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Neonatal Biomarkers StudyNeonatal Biomarkers in Extremely Preterm Babies Predict Childhood Brain Disorders: The Elgan-3 Study (Extremely low gestational age newborns) 

With support from the National Institutes of Health (NIH) the Extremely Low Gestational Age Newborn Study completed its third wave of study visits (age 15 year) and begins the fourth wave, as participants reach 17 years of age.

The NIH selected ELGAN, along with similar studies in the United States, to join in a study of about 50,000 children to learn how the Environment influences Child Health Outcomes (ECHO). You can read more about ECHO at https://echochildren.org/

ELGAN researchers have followed over one thousand children born at least 3 months early between 2002 and 2004 at 14 different hospitals in five states. We assessed these premature babies at birth and again when they were two and ten years old. In the first few weeks after birth, when the babies had routine blood tests, we saved a drop or two for later testing. Through analyzing these saved blood samples, we learned that children who had signs of sustained inflammation in their blood were more likely to have development problems when they were 2 and 10 years old.

See our study: www.elganstudy.org

Social Cognition: Research study for Adolescents with an Autism Spectrum Disorder A magnetic resonance imaging study to measure the concentrations of excitatory and inhibitory neurotransmitters in the brain and discover how they are related to the social deficits seen in autism spectrum disorder. We are also testing how a medication changes these neurotransmitter levels, with the goal of using this technology to aid drug development for autism spectrum disorder.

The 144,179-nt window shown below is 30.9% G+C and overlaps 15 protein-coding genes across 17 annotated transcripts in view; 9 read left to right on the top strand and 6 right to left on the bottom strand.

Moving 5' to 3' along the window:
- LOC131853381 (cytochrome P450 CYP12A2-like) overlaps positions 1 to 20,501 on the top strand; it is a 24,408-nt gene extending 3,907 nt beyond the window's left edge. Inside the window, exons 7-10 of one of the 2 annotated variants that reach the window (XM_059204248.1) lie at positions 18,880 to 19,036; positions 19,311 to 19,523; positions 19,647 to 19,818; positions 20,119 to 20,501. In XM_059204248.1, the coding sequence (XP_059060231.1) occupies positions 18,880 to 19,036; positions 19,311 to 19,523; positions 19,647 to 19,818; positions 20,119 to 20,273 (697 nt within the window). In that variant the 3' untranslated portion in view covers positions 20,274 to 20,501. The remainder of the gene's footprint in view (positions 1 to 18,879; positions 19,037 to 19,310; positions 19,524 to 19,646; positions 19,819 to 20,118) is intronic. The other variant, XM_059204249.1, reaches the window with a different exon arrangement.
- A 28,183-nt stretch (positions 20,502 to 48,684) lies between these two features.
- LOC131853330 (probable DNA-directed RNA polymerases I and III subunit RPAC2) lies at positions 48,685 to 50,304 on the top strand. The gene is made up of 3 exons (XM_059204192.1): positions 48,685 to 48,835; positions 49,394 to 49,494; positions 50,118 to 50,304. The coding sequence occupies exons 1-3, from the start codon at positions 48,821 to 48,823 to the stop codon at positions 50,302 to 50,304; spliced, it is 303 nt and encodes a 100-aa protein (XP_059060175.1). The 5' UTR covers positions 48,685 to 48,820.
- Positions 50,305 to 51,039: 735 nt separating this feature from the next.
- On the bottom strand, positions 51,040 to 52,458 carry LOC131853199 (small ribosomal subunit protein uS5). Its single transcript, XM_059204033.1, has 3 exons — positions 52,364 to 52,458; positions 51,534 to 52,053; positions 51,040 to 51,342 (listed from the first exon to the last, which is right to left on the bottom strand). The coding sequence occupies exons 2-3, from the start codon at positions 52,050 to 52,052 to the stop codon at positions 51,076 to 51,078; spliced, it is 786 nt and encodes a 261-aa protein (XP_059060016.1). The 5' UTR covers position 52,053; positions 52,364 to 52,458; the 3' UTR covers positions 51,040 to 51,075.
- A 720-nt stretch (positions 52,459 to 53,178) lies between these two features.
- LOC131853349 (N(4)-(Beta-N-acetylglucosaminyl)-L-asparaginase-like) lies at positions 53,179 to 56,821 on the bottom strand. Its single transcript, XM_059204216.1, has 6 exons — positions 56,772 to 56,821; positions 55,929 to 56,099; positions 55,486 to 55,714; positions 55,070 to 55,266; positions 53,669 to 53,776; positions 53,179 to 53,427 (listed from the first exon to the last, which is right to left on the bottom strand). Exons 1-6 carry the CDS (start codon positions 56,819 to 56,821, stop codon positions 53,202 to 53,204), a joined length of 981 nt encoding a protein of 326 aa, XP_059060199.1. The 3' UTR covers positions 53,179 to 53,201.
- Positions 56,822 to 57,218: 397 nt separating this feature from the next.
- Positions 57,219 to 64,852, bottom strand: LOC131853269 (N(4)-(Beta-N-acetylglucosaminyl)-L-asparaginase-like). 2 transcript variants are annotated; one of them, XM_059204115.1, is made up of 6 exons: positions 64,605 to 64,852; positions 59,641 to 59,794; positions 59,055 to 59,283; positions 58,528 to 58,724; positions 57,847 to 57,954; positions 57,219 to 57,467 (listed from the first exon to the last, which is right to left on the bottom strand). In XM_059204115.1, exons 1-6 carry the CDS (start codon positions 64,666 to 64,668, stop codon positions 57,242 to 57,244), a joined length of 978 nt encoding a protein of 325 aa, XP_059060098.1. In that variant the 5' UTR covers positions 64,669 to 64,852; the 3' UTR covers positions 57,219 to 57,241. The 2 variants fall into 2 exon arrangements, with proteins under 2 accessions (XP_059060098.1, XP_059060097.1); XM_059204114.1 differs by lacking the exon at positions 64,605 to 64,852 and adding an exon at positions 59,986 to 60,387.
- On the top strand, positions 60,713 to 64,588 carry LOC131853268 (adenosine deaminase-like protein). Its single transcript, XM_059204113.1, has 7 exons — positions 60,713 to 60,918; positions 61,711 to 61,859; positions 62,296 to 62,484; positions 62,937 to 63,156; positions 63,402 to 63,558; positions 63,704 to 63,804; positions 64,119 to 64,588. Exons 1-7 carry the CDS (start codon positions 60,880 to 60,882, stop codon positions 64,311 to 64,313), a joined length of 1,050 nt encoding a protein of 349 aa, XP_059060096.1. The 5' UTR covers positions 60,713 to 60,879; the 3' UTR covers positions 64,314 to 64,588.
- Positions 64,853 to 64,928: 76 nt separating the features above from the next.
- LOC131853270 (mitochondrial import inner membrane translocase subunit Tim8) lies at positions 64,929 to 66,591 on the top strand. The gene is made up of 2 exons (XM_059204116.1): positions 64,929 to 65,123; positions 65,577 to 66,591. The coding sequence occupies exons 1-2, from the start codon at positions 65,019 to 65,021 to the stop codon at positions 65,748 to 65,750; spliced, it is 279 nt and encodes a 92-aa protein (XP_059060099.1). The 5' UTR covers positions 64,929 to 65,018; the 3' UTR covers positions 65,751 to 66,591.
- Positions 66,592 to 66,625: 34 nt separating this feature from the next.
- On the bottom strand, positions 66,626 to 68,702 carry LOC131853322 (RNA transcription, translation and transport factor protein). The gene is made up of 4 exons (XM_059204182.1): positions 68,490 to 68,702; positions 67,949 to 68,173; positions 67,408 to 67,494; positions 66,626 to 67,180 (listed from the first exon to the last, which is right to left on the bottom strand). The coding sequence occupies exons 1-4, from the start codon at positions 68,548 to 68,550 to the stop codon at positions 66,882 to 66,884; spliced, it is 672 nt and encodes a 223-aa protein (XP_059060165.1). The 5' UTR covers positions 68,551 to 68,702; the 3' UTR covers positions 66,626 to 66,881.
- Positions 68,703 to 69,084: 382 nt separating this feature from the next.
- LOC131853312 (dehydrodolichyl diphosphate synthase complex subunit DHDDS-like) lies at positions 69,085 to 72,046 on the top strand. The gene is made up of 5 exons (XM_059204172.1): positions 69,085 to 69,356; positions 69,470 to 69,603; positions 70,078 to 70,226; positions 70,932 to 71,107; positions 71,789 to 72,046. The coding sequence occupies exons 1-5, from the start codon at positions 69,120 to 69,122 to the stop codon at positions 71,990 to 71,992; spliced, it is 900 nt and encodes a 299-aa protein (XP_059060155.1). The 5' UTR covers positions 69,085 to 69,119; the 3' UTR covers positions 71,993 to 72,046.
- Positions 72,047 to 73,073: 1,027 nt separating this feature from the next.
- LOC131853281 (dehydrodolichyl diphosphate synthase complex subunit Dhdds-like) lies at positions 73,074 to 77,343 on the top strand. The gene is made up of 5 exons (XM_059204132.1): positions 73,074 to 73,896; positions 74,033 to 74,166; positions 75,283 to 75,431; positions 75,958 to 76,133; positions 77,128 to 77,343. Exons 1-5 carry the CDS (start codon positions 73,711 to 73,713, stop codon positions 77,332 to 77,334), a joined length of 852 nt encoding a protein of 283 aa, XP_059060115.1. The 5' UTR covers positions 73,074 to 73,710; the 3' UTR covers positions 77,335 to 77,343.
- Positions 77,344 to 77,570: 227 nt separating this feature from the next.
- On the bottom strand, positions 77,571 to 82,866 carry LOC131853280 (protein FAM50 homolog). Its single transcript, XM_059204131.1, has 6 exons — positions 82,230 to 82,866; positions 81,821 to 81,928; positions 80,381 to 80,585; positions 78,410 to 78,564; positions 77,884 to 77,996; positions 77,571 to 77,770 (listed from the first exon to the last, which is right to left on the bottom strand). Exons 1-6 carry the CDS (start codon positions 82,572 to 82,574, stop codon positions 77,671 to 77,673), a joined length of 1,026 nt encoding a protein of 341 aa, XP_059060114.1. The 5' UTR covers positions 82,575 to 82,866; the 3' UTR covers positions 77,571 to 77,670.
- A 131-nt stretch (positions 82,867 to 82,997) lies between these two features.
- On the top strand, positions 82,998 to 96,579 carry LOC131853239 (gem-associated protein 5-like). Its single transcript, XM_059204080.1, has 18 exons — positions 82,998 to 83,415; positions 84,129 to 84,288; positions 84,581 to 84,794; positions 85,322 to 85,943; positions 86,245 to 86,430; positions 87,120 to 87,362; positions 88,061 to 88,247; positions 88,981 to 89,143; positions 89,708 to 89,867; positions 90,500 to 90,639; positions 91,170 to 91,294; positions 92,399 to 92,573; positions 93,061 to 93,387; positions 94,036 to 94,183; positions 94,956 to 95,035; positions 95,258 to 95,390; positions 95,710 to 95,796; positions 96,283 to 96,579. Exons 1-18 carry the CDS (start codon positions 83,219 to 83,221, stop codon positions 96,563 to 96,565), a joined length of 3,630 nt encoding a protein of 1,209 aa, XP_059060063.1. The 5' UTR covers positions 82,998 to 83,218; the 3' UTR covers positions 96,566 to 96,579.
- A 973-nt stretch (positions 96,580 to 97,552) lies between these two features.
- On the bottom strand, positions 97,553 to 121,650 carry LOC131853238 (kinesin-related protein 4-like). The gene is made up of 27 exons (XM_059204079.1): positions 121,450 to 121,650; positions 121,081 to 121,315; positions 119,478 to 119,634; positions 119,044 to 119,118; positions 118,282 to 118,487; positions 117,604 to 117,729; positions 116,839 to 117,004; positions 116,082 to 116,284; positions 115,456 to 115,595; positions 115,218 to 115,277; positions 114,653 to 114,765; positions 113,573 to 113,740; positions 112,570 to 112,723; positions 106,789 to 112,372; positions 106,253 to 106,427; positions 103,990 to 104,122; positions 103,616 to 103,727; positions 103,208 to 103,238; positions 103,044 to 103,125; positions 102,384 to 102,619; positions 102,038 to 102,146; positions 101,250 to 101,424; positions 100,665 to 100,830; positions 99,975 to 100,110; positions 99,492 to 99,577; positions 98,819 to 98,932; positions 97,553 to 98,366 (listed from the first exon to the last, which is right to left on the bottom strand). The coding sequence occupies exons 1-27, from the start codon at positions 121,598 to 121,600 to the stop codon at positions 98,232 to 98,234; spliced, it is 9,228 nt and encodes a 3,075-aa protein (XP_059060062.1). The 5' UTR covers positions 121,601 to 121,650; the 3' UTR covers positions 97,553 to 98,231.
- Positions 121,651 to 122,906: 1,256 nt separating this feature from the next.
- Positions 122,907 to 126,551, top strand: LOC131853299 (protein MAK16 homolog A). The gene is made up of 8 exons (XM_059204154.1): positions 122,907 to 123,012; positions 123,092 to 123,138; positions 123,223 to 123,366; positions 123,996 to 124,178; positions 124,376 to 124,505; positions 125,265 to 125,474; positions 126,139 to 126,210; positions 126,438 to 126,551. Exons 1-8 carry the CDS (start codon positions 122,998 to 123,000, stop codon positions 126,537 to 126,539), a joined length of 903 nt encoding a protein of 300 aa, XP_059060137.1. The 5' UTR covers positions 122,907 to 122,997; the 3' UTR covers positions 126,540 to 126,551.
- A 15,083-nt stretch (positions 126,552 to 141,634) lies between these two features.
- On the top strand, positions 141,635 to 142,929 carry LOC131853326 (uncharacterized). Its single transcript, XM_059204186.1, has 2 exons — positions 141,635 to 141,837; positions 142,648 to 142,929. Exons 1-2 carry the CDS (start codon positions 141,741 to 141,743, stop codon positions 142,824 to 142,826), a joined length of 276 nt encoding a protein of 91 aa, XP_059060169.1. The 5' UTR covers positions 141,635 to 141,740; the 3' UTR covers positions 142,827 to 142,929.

See our study brochure: PDF
ClinicalTrials.gov Identifier: NCT02901431

Long-term Antipsychotic Pediatric Safety trial
See our study brochure: PDF
ClinicalTrials.gov Identifier: NCT03522168

AACAP Pilot Wrap-Around study – This study aims to investigate inflammatory cytokines as potential biomarkers of social communication deficits and to explore the relationship of these factors to measures of stress in patients and caregivers. We hope that the identification of biological and psychosocial correlates of social cognition will advance our understanding of social communication in ASD and improve our ability to diagnose and develop treatment strategies for these individuals. We are enrolling children aged 13 to 17 who are typically developing.
See our study brochure: PDF

Digital Helpers Study – We are enrolling teens and young adults ages 14 – 22 who have ASD to help us with a research study using Digital Helpers. The purpose of this study is to learn from teens and young adults on the autism spectrum, their parents/guardians and others, what an Augmented Reality-based Digital Helper should look like, sound like and what it should be able to do so it can be a helper that is useful and enjoyable for teens/young adults with ASD.
Please see our study brochure: PDF

Imaging Neural Markers of Social Engagement in the First Year of Life – Using functional magnetic resonance imaging to investigate how patterns of social engagement in the first year of life influence the development of the social brain and subsequent developmental outcomes. (PI: Kim)

• Using multimodal imaging techniques and translational research to characterize microglial function and effects on synaptic pruning in children with ASD to determine how brain function is related to psychosocial stressors, social cognition and emotion regulation deficits. (PI: Jalnapurkar)

 Other ongoing research studies at the Shriver Center.

As a prospective participant, you may also be interested in the following resources:
• Nationwide Children’s Hospital’s description of a brain scan (MRI) experience [Youtube video made as part of the 2019 American Psychiatric Association annual meeting]• Publications from the National Institute of Mental Health [resource list from the National Institute of Mental Health]• Neuroimaging and Mental Illness: A Window Into the Brain
National Heart Lung and Blood Institute’s Children and Clinical Studies